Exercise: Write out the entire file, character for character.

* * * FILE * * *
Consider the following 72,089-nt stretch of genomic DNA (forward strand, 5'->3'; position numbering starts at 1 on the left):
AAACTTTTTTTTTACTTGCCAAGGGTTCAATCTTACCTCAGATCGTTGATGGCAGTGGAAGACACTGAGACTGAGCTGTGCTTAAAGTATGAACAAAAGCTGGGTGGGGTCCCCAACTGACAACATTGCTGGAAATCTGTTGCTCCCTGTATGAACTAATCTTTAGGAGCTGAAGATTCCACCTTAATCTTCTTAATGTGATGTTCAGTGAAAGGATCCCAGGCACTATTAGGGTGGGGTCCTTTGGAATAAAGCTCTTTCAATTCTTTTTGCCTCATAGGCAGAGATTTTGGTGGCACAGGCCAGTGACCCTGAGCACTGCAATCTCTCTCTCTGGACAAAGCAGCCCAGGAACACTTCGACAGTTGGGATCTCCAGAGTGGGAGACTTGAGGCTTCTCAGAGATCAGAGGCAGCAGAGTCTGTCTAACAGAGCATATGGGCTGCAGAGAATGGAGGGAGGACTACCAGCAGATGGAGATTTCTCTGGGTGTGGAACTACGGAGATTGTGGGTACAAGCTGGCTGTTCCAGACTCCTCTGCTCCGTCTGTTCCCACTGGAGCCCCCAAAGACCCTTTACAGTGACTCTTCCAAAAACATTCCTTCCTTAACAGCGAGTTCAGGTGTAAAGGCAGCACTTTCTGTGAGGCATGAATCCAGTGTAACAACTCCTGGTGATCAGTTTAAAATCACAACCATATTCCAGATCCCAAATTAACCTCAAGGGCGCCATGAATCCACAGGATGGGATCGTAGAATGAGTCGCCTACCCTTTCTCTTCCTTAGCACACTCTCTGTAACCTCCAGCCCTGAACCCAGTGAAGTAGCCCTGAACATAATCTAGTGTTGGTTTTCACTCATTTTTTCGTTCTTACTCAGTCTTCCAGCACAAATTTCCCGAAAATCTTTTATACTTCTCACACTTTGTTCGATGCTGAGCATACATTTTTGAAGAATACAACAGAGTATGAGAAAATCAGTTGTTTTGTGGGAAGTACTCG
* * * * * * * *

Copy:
Consider the following 72,089-nt stretch of genomic DNA (forward strand, 5'->3'; position numbering starts at 1 on the left):
AAACTTTTTTTTTACTTGCCAAGGGTTCAATCTTACCTCAGATCGTTGATGGCAGTGGAAGACACTGAGACTGAGCTGTGCTTAAAGTATGAACAAAAGCTGGGTGGGGTCCCCAACTGACAACATTGCTGGAAATCTGTTGCTCCCTGTATGAACTAATCTTTAGGAGCTGAAGATTCCACCTTAATCTTCTTAATGTGATGTTCAGTGAAAGGATCCCAGGCACTATTAGGGTGGGGTCCTTTGGAATAAAGCTCTTTCAATTCTTTTTGCCTCATAGGCAGAGATTTTGGTGGCACAGGCCAGTGACCCTGAGCACTGCAATCTCTCTCTCTGGACAAAGCAGCCCAGGAACACTTCGACAGTTGGGATCTCCAGAGTGGGAGACTTGAGGCTTCTCAGAGATCAGAGGCAGCAGAGTCTGTCTAACAGAGCATATGGGCTGCAGAGAATGGAGGGAGGACTACCAGCAGATGGAGATTTCTCTGGGTGTGGAACTACGGAGATTGTGGGTACAAGCTGGCTGTTCCAGACTCCTCTGCTCCGTCTGTTCCCACTGGAGCCCCCAAAGACCCTTTACAGTGACTCTTCCAAAAACATTCCTTCCTTAACAGCGAGTTCAGGTGTAAAGGCAGCACTTTCTGTGAGGCATGAATCCAGTGTAACAACTCCTGGTGATCAGTTTAAAATCACAACCATATTCCAGATCCCAAATTAACCTCAAGGGCGCCATGAATCCACAGGATGGGATCGTAGAATGAGTCGCCTACCCTTTCTCTTCCTTAGCACACTCTCTGTAACCTCCAGCCCTGAACCCAGTGAAGTAGCCCTGAACATAATCTAGTGTTGGTTTTCACTCATTTTTTCGTTCTTACTCAGTCTTCCAGCACAAATTTCCCGAAAATCTTTTATACTTCTCACACTTTGTTCGATGCTGAGCATACATTTTTGAAGAATACAACAGAGTATGAGAAAATCAGTTGTTTTGTGGGAAGTACTCG